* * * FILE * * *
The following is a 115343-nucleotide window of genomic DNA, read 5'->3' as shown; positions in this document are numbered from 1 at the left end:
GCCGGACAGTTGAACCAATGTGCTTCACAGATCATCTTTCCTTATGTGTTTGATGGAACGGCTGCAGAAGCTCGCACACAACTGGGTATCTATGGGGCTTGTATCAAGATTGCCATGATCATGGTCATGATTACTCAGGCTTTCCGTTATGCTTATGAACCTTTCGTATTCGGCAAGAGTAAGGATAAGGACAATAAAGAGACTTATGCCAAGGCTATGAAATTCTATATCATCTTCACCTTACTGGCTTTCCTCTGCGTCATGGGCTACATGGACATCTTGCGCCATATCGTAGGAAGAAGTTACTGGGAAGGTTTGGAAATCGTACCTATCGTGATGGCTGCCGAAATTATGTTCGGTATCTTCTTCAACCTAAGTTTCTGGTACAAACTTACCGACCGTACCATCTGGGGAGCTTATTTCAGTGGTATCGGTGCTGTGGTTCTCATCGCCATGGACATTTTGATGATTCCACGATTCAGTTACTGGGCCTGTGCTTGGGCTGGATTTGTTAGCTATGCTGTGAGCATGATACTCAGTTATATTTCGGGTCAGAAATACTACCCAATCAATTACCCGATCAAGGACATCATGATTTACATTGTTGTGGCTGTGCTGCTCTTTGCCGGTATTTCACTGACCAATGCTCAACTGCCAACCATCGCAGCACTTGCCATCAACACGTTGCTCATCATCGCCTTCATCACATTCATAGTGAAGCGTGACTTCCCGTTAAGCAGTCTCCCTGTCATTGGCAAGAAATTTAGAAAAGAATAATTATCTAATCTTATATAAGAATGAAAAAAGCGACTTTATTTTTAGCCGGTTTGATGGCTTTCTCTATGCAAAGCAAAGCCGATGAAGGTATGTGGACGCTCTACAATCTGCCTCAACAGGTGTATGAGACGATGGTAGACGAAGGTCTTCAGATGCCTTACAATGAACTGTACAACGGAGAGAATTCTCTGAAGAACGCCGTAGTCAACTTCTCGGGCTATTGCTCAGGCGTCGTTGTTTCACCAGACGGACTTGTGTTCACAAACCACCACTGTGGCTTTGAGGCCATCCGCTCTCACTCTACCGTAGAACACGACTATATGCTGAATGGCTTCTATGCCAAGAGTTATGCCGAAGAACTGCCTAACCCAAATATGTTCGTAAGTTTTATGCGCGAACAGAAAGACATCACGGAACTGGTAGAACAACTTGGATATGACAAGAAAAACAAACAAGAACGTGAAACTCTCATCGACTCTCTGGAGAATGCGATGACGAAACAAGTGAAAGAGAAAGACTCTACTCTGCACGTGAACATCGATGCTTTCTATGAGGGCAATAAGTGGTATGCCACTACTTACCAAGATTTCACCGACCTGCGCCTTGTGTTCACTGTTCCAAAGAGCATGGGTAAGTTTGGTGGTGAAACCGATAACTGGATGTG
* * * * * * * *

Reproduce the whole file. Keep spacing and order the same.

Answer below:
The following is a 115343-nucleotide window of genomic DNA, read 5'->3' as shown; positions in this document are numbered from 1 at the left end:
GCCGGACAGTTGAACCAATGTGCTTCACAGATCATCTTTCCTTATGTGTTTGATGGAACGGCTGCAGAAGCTCGCACACAACTGGGTATCTATGGGGCTTGTATCAAGATTGCCATGATCATGGTCATGATTACTCAGGCTTTCCGTTATGCTTATGAACCTTTCGTATTCGGCAAGAGTAAGGATAAGGACAATAAAGAGACTTATGCCAAGGCTATGAAATTCTATATCATCTTCACCTTACTGGCTTTCCTCTGCGTCATGGGCTACATGGACATCTTGCGCCATATCGTAGGAAGAAGTTACTGGGAAGGTTTGGAAATCGTACCTATCGTGATGGCTGCCGAAATTATGTTCGGTATCTTCTTCAACCTAAGTTTCTGGTACAAACTTACCGACCGTACCATCTGGGGAGCTTATTTCAGTGGTATCGGTGCTGTGGTTCTCATCGCCATGGACATTTTGATGATTCCACGATTCAGTTACTGGGCCTGTGCTTGGGCTGGATTTGTTAGCTATGCTGTGAGCATGATACTCAGTTATATTTCGGGTCAGAAATACTACCCAATCAATTACCCGATCAAGGACATCATGATTTACATTGTTGTGGCTGTGCTGCTCTTTGCCGGTATTTCACTGACCAATGCTCAACTGCCAACCATCGCAGCACTTGCCATCAACACGTTGCTCATCATCGCCTTCATCACATTCATAGTGAAGCGTGACTTCCCGTTAAGCAGTCTCCCTGTCATTGGCAAGAAATTTAGAAAAGAATAATTATCTAATCTTATATAAGAATGAAAAAAGCGACTTTATTTTTAGCCGGTTTGATGGCTTTCTCTATGCAAAGCAAAGCCGATGAAGGTATGTGGACGCTCTACAATCTGCCTCAACAGGTGTATGAGACGATGGTAGACGAAGGTCTTCAGATGCCTTACAATGAACTGTACAACGGAGAGAATTCTCTGAAGAACGCCGTAGTCAACTTCTCGGGCTATTGCTCAGGCGTCGTTGTTTCACCAGACGGACTTGTGTTCACAAACCACCACTGTGGCTTTGAGGCCATCCGCTCTCACTCTACCGTAGAACACGACTATATGCTGAATGGCTTCTATGCCAAGAGTTATGCCGAAGAACTGCCTAACCCAAATATGTTCGTAAGTTTTATGCGCGAACAGAAAGACATCACGGAACTGGTAGAACAACTTGGATATGACAAGAAAAACAAACAAGAACGTGAAACTCTCATCGACTCTCTGGAGAATGCGATGACGAAACAAGTGAAAGAGAAAGACTCTACTCTGCACGTGAACATCGATGCTTTCTATGAGGGCAATAAGTGGTATGCCACTACTTACCAAGATTTCACCGACCTGCGCCTTGTGTTCACTGTTCCAAAGAGCATGGGTAAGTTTGGTGGTGAAACCGATAACTGGATGTG